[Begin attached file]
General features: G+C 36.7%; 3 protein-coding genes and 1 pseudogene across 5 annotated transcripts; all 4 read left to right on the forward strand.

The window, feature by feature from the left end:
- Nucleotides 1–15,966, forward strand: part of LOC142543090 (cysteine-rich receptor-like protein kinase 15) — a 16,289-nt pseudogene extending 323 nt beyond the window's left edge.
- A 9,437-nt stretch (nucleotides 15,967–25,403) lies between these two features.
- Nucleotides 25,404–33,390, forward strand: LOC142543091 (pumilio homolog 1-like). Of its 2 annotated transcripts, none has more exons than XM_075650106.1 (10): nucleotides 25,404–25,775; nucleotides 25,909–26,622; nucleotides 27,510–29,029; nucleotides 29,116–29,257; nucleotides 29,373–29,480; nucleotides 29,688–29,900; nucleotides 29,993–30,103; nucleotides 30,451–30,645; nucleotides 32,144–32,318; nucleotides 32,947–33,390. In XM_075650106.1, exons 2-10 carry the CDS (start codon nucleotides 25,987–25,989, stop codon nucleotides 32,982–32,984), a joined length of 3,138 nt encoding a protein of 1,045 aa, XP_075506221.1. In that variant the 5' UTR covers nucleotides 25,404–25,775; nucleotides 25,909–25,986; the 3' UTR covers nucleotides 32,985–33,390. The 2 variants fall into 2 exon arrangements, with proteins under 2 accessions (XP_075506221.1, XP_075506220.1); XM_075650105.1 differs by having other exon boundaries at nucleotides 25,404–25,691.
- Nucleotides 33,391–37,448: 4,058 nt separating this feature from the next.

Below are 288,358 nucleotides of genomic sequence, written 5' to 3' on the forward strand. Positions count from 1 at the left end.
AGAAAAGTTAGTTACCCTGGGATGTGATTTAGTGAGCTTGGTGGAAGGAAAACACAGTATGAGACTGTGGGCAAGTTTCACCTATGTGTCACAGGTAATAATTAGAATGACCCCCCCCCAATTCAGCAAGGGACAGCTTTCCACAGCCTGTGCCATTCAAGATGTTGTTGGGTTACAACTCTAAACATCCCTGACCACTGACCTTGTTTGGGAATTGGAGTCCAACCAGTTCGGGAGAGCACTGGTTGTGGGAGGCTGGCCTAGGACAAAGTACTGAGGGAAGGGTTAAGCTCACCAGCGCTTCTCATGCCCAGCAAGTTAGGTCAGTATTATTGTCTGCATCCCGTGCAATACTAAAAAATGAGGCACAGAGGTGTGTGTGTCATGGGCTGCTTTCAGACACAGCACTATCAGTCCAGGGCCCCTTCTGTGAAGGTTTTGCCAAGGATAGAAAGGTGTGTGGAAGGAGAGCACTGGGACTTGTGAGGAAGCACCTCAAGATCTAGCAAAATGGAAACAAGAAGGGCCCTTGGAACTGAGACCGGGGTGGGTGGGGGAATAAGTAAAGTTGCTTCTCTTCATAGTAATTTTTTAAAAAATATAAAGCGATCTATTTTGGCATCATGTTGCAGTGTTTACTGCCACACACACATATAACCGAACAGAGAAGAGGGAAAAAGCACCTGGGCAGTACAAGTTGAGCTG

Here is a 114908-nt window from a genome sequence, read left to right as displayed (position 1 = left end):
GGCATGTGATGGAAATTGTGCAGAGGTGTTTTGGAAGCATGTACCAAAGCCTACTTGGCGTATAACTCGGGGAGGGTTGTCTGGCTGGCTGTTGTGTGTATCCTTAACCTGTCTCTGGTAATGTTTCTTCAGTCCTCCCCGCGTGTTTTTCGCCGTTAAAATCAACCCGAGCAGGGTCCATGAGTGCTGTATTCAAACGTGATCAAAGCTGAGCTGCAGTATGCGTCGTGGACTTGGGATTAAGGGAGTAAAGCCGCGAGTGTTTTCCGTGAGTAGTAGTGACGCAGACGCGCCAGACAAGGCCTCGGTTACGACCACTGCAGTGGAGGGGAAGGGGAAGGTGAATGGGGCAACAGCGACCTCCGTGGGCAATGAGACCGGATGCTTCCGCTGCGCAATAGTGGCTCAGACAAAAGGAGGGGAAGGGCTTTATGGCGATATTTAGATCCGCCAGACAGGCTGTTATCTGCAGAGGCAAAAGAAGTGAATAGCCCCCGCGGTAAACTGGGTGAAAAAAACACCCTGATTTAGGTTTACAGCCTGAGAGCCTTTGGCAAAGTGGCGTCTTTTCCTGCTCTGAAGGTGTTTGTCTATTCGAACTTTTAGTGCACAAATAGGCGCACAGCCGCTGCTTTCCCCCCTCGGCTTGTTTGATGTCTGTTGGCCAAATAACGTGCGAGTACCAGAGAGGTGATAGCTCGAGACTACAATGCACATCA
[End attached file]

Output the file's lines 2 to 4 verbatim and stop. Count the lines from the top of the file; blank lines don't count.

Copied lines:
The window, feature by feature from the left end:
- Nucleotides 1–15,966, forward strand: part of LOC142543090 (cysteine-rich receptor-like protein kinase 15) — a 16,289-nt pseudogene extending 323 nt beyond the window's left edge.
- A 9,437-nt stretch (nucleotides 15,967–25,403) lies between these two features.